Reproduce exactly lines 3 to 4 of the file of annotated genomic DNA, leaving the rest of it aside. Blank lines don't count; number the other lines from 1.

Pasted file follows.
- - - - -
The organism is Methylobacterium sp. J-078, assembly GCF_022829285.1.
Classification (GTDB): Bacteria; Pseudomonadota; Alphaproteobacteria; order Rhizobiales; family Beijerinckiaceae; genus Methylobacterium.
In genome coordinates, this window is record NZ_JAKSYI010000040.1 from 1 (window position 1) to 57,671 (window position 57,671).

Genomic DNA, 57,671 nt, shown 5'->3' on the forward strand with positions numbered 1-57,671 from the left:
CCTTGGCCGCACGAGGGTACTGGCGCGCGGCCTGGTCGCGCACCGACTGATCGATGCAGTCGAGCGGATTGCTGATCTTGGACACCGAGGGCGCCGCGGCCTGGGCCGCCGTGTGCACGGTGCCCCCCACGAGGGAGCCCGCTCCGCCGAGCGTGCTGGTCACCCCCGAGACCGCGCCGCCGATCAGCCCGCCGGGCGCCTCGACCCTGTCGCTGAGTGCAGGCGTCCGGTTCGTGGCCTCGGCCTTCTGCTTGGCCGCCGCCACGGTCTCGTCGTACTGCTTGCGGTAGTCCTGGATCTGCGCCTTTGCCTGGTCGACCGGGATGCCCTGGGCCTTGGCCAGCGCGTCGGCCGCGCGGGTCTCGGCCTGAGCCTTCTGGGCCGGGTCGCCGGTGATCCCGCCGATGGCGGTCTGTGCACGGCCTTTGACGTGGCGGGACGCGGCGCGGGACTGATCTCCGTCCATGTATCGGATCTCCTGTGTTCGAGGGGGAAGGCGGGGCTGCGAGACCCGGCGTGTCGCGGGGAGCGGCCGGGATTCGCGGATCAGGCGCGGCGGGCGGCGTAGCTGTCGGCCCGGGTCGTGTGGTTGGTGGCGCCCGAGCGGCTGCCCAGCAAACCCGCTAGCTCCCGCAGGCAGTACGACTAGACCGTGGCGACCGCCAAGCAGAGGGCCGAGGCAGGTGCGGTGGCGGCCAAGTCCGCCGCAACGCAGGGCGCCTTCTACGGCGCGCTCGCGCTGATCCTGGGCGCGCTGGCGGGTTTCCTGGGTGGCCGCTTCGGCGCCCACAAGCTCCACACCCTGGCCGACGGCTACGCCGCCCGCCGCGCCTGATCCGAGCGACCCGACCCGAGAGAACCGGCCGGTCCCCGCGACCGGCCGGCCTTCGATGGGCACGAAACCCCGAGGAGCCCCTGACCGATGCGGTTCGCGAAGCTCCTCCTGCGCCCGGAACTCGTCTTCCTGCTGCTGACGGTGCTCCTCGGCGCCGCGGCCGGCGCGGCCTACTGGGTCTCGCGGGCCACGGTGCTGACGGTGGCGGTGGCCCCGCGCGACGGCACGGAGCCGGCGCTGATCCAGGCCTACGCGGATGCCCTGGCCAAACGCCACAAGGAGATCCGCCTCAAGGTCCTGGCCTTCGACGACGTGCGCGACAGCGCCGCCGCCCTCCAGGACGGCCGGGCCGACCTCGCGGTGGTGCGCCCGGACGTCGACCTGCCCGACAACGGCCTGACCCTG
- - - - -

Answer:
In genome coordinates, this window is record NZ_JAKSYI010000040.1 from 1 (window position 1) to 57,671 (window position 57,671).

Genomic DNA, 57,671 nt, shown 5'->3' on the forward strand with positions numbered 1-57,671 from the left: